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Libya prepares for historic elections

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Libya prepares for historic elections


Less than a year after an uprising ended four decades of autocratic rule by Muammar Gaddafi, Libya is holding its first nationwide exercise in democracy in 60 years.

The election will determine the make-up of a national assembly that will in turn appoint a prime minister and cabinet.

Political parties were banned for decades. Now there are nearly 150 of them.

There are almost 4,000 candidates for the 2.7 million registered voters to consider.

There is uncertainty, confusion and also fear that militias may spoil the voting on Saturday, but also excitement.

Although women have a fragile place in Libyan society, now parties are required to alternate the genders on their election lists.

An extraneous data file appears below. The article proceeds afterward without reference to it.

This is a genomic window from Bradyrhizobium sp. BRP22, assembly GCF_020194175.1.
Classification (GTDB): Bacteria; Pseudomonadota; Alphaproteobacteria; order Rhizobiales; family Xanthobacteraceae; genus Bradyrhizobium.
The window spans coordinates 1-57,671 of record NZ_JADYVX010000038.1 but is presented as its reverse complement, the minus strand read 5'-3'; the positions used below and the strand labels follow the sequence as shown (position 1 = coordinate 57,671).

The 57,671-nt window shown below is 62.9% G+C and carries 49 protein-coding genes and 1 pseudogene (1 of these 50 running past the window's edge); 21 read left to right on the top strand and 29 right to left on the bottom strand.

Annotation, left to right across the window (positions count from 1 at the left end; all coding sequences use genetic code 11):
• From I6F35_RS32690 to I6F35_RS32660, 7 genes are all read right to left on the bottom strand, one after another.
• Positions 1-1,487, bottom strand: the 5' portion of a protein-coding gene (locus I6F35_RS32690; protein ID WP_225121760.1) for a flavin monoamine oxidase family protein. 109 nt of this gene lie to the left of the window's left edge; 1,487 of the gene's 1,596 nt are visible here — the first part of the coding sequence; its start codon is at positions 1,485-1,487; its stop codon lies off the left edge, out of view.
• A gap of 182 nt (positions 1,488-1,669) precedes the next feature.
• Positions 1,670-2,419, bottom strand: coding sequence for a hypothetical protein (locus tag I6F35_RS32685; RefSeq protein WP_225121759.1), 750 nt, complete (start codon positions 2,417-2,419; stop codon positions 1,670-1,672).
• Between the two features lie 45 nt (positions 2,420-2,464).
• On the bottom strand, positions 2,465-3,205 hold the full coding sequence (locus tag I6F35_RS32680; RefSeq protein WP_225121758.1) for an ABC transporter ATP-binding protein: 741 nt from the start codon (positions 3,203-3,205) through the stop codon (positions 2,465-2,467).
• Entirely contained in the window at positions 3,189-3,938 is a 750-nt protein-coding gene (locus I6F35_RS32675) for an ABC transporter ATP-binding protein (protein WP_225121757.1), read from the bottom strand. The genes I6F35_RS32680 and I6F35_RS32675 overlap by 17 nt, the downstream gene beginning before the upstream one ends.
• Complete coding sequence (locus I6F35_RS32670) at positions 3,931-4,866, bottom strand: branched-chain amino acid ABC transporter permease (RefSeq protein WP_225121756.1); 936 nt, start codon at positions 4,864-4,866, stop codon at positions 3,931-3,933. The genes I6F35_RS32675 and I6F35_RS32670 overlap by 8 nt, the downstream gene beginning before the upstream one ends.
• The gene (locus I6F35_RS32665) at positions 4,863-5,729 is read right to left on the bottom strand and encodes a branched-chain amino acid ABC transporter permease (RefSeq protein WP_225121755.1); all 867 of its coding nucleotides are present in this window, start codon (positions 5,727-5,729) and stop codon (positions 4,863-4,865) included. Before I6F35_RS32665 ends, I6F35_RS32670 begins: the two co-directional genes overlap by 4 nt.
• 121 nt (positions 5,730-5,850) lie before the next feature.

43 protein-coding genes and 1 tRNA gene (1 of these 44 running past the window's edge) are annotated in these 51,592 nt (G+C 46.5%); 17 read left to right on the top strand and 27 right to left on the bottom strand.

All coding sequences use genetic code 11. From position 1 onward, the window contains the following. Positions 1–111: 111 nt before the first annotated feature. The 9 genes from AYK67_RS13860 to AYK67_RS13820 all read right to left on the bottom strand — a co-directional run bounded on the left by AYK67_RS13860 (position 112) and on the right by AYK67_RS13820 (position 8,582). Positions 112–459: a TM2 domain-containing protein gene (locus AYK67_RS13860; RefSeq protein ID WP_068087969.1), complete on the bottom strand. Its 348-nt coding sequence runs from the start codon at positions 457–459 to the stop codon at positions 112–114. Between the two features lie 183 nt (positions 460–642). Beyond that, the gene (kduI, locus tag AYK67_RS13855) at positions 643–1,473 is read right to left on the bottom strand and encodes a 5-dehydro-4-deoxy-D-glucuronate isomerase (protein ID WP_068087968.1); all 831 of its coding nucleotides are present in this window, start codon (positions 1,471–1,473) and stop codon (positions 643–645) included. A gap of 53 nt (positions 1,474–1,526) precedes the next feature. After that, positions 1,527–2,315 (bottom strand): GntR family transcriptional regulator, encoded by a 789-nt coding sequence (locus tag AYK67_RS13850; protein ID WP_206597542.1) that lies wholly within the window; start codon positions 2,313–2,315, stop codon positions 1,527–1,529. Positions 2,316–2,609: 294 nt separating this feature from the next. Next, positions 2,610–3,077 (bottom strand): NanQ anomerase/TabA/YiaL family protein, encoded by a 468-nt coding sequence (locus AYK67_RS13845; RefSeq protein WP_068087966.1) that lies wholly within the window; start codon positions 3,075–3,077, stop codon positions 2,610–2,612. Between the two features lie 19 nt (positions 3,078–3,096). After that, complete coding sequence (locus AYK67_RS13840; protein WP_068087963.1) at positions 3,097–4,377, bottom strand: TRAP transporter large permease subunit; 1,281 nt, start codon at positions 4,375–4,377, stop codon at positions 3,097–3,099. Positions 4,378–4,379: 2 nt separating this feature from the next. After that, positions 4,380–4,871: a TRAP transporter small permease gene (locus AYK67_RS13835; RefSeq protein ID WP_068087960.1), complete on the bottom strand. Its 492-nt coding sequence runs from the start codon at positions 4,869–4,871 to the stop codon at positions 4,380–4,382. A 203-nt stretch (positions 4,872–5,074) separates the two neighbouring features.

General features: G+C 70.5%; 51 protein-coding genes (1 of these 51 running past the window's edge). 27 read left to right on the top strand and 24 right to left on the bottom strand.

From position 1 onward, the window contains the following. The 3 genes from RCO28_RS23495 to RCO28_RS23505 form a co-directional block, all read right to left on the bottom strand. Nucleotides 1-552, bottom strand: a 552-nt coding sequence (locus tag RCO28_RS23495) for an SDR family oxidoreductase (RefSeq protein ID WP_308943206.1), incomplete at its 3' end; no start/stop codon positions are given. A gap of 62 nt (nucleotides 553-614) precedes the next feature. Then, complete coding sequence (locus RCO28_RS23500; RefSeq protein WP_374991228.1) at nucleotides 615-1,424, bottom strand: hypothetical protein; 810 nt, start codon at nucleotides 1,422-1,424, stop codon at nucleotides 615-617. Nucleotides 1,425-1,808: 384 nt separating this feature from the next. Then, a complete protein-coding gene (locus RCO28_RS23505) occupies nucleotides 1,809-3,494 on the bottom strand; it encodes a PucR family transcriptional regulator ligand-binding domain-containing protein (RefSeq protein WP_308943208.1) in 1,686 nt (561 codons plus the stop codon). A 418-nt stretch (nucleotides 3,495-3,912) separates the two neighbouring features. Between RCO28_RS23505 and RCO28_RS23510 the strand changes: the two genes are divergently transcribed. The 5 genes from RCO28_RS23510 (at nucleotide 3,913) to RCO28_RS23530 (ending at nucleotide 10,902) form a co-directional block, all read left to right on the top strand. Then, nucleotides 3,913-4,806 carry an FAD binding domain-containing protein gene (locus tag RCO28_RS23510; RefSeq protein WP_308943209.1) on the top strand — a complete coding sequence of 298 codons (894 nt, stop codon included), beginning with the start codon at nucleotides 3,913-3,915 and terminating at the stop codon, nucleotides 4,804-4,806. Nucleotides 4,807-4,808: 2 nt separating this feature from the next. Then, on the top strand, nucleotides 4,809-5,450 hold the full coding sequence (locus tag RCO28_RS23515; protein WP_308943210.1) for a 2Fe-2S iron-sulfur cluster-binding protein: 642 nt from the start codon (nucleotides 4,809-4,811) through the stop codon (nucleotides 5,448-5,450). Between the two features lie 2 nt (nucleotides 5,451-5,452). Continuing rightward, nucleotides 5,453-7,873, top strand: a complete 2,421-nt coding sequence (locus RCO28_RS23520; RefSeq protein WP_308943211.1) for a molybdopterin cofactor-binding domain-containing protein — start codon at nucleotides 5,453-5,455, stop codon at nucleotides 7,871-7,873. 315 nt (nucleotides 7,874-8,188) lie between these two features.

“It is a national celebration,” one woman organiser said. “When we got the kits I can’t tell you how happy I was. Of course, we are totally ready, and we hope that God is with us.”

The election is designed to produce a government with a stronger mandate to rule than the current ex-rebel National Transitional Council.

A key task for the new General National Congress will be to prepare another direct election of members of a committee to draft a new constitution.

Easterners are unhappy that their region will count for just 20 in that committee.

Although this is based on demographics, last week an election office in the eastern city of Benghazi was stormed by protesters demanding greater powers for their region.

They threatened to sabotage the polls.

With a real risk of unrest on voting day, some 40,000 national security service members are on alert, and 13,000 in the army.

Turnout is expected to be high.

Libya’s Muslim Brotherhood Justice and Construction is tipped to do well, as is al-Watan, the party of former CIA detainee and Islamist insurgent Abdel Hakim Belhadj.

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